>THE REPRESENTING BRAIN: NEURAL CORRELATES OF MOTOR
>INTENTION AND IMAGERY, by Marc Jeannerod (comments by Chris).
>The general idea of this paper is that actions are driven by a represented
>goal rather than directly by the external world. Representations may be
>built from the environment, they may rely, at least partly, on knowledge
>acquired from the outside. Yet, their vehicle is a genuine apparatus which
>pertains to the structure of the brain itself and constrains their
>expression and modalities of functionning.
This seems to be saying behaviourism is much less important than
>Yet, the idea will be defended that motor
>imagery, when properly defined and used, can be a key phenomenon for
>understanding motor representations, and studying the cognitive
>content of actions.
I did not find that motor imagery was well defined! It would have been
helpful if the relationships between: motor imagery, motor actions,
motor preparation, motor learning, motor representations, motor images,
motor rules, motor generation, motor behaviour, motor programs, motor
intention and action planning had been clearly described, perhaps with
a diagram or practical example.
>2. The imagery debate.
> The issue that mental imagery might not be a
>genuine phenomenon but, rather, pertains to the same class of
>representational mechanisms as those which are involved in processing
>ingoing or outgoing information will be developed with examples drawn from
>research on visual and motor images.
This seems to be half saying that mental imagery is an epiphenomenon
(the final article said "..phenomenon but instead pertains to the
>2.1. A brief look at visual imagery
>One possible explanation for this striking property of visual imagery of
>preserving the metric properties of represented objects is that the image
>is generated within brain areas which are spatially mapped.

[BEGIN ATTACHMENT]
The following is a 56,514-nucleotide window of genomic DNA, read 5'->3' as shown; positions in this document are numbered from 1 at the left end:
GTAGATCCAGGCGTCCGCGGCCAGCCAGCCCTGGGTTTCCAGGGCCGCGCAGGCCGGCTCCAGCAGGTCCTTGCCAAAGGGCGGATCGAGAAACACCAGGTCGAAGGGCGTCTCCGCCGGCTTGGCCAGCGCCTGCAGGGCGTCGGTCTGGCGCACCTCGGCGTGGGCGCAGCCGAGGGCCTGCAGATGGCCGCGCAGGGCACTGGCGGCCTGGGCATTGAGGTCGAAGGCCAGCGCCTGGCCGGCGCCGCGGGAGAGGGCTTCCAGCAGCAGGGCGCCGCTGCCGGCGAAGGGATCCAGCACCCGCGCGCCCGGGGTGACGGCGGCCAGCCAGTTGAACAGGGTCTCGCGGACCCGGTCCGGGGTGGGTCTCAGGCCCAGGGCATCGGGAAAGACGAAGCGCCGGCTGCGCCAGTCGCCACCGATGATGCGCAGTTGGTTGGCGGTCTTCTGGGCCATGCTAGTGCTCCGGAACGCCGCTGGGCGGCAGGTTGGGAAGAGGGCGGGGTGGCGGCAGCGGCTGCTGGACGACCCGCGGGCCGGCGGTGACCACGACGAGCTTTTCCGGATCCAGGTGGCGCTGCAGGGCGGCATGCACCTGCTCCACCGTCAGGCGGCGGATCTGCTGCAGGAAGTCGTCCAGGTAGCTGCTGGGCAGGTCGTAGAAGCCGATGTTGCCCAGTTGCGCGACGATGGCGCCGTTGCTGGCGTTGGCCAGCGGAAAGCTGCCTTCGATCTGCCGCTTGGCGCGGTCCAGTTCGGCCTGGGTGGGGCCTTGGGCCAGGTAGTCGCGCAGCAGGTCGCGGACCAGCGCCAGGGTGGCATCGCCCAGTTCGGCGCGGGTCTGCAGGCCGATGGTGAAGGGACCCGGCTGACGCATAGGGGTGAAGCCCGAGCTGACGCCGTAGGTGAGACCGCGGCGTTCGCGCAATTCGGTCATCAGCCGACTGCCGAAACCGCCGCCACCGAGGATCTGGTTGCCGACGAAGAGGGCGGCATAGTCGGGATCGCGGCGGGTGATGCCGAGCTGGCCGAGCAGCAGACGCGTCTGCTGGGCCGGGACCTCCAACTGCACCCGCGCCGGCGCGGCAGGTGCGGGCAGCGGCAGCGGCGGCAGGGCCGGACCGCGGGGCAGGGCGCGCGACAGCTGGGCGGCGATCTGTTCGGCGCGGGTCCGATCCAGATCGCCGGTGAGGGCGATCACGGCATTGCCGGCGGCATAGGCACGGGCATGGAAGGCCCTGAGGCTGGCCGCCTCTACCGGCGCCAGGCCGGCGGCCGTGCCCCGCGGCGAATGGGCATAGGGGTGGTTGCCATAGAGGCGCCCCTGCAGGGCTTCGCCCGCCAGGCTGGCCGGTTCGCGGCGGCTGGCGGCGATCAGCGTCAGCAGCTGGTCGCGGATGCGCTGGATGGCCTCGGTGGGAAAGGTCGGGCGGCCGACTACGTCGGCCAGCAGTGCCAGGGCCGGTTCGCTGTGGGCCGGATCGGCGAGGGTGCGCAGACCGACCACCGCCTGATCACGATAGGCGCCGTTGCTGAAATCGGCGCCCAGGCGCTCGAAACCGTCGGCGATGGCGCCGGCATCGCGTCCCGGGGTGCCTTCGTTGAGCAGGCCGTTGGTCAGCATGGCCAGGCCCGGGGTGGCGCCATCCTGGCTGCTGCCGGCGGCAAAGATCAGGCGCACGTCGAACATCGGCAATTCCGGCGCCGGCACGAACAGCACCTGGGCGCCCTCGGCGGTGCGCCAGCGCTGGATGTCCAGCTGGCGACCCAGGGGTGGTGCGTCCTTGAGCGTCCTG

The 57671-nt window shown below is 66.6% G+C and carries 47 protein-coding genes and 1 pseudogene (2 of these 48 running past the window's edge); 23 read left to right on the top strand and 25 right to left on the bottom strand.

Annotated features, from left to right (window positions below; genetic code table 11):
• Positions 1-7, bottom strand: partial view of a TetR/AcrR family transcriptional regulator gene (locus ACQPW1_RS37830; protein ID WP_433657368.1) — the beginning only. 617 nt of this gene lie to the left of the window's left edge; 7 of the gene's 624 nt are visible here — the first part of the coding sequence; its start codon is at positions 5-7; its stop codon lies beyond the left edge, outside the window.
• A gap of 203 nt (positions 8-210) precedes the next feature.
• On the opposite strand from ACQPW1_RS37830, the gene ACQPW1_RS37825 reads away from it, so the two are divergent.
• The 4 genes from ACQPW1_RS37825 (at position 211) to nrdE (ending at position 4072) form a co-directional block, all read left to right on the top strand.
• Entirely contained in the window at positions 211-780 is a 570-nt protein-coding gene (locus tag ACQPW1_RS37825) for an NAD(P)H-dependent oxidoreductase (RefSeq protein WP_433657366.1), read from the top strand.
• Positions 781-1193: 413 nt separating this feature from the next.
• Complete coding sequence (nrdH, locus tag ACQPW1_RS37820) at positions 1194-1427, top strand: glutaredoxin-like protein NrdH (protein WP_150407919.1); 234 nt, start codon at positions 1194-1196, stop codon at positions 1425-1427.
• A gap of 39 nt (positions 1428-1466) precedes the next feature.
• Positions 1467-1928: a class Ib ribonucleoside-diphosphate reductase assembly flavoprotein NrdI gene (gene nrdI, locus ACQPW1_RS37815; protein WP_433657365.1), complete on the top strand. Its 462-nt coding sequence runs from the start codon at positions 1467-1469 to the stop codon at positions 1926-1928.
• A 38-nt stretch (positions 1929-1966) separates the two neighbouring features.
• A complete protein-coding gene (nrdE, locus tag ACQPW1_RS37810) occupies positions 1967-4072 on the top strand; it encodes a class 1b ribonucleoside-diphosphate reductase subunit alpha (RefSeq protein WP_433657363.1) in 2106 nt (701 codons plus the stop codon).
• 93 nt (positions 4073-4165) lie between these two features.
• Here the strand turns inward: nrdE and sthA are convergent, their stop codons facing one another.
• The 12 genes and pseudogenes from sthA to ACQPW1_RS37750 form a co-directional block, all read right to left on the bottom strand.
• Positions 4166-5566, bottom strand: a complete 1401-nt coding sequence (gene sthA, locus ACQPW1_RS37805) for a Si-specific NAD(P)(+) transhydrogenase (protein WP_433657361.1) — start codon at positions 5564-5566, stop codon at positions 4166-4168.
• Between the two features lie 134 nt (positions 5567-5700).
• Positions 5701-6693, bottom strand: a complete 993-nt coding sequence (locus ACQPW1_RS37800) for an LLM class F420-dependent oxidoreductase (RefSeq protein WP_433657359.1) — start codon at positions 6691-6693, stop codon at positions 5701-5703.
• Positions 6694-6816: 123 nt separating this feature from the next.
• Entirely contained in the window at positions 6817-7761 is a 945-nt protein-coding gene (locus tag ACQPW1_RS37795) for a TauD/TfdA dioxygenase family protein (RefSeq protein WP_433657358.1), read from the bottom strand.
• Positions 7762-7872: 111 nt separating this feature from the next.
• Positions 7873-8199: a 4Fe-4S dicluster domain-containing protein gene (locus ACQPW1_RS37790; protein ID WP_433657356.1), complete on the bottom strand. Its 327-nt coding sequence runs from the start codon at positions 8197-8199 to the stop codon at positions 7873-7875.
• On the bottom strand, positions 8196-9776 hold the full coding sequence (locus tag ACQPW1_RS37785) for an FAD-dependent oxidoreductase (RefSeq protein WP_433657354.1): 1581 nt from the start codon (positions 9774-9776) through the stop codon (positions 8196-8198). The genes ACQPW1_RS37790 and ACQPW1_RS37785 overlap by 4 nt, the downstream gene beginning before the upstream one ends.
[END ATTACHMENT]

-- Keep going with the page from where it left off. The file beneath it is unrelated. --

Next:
Can't metric properties also be represented in a distributed way such
as a coded picture on a floppy disk, where it is the coder/decoder that
preserves the spatial relationships?
>2.2. The case of motor imagery
>The above framework used in the context of visual imagery can also be
>tentatively generalized to mental representations in other modalities, and
>specifically, to motor imagery. Such a generalization implies that motor
>imagery pertains to motor physiology in the same way as visual imagery
>pertains to visual physiology. Accordingly, motor imagery would be part of
>a broader phenomenon (the motor representation) related to intending and
I do not think this "tentative generalisation" is reasonable as motor
imagery involves a model of "self", and is more complicated.
>First, the fact that motor imagery and motor preparation are both assigned
>to the same motor representation vehicle has a strong logical consequence,
>namely that motor images cannot be considered as an epiphenomenon of the
>process of motor generation. Instead, in continuity with the claim made in
>the Introduction section, which attributed the motor representation a
>causal role in the generation of movements, motor images must also be
>considered to be functionally related to the imagined movement. This point
>will be extensively discussed in Section 3.
Am I missing the point, I though that in 2., above, it was said that
the idea that motor imagery might not be a genuine phenomenon would be
developed. Can something that isn't a genuine phenomenon have any
> According to the
>authors, "there is always a clear link between the effective observed
>movement and that executed by the monkey and, often, only movements
>of the experimenter identical to those controlled by a given neuron are
>able to activate it." This very striking result supports the idea of
>neurons as a common substrate for motor preparation and imagery.
Is this now saying that a link between perception and motor action is
the same as between motor preparation and imagery?
>3. Functional equivalence of motor imagery and motor preparation
>3.1. Effects of motor imagery on motor learning and training.
>If motor preparation and motor imagery are related processes, they must
>interfere at some level: for example, imagining a movement should
>influence the subsequent performance of that movement.
Motor imagery now has a function and seems to be both the wilful
calling up of an imagined movement and also a mental representation (a
>4. The content of motor representations.
>4.1. Is there a representation of the duration of an action?
>A number of experimental data point to the similarity of the time duration
>needed for mentally and actually performing the same action.
These could be separate processes with the same time clock or standard,
although a single shared mechanism would be a simpler explanation.
A lot of interesting details and ideas, but as brain death approaches
(this article is the most difficult one to understand that I have ever
read), I am left wondering if this is THE foundation article or is it
simply a subtler relation of Lubinski's one on private states?
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